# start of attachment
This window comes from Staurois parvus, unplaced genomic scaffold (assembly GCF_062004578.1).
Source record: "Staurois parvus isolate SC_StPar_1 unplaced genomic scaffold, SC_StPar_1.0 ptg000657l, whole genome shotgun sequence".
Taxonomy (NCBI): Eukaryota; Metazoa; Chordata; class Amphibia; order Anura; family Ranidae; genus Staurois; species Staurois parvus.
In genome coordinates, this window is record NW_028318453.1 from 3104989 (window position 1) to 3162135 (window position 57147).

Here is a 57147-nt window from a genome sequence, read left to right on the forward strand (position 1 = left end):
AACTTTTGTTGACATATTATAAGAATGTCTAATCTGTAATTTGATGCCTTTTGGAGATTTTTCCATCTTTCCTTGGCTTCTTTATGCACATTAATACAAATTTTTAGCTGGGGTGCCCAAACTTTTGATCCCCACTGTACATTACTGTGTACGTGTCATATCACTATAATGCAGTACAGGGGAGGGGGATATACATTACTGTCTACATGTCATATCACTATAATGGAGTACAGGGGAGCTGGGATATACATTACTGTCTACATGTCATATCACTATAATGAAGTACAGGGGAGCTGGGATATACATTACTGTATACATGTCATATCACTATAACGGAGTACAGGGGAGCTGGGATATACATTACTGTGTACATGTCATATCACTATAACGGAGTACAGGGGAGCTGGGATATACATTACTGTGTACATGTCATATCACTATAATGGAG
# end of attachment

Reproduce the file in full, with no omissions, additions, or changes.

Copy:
This window comes from Staurois parvus, unplaced genomic scaffold (assembly GCF_062004578.1).
Source record: "Staurois parvus isolate SC_StPar_1 unplaced genomic scaffold, SC_StPar_1.0 ptg000657l, whole genome shotgun sequence".
Taxonomy (NCBI): Eukaryota; Metazoa; Chordata; class Amphibia; order Anura; family Ranidae; genus Staurois; species Staurois parvus.
In genome coordinates, this window is record NW_028318453.1 from 3104989 (window position 1) to 3162135 (window position 57147).

Here is a 57147-nt window from a genome sequence, read left to right on the forward strand (position 1 = left end):
AACTTTTGTTGACATATTATAAGAATGTCTAATCTGTAATTTGATGCCTTTTGGAGATTTTTCCATCTTTCCTTGGCTTCTTTATGCACATTAATACAAATTTTTAGCTGGGGTGCCCAAACTTTTGATCCCCACTGTACATTACTGTGTACGTGTCATATCACTATAATGCAGTACAGGGGAGGGGGATATACATTACTGTCTACATGTCATATCACTATAATGGAGTACAGGGGAGCTGGGATATACATTACTGTCTACATGTCATATCACTATAATGAAGTACAGGGGAGCTGGGATATACATTACTGTATACATGTCATATCACTATAACGGAGTACAGGGGAGCTGGGATATACATTACTGTGTACATGTCATATCACTATAACGGAGTACAGGGGAGCTGGGATATACATTACTGTGTACATGTCATATCACTATAATGGAG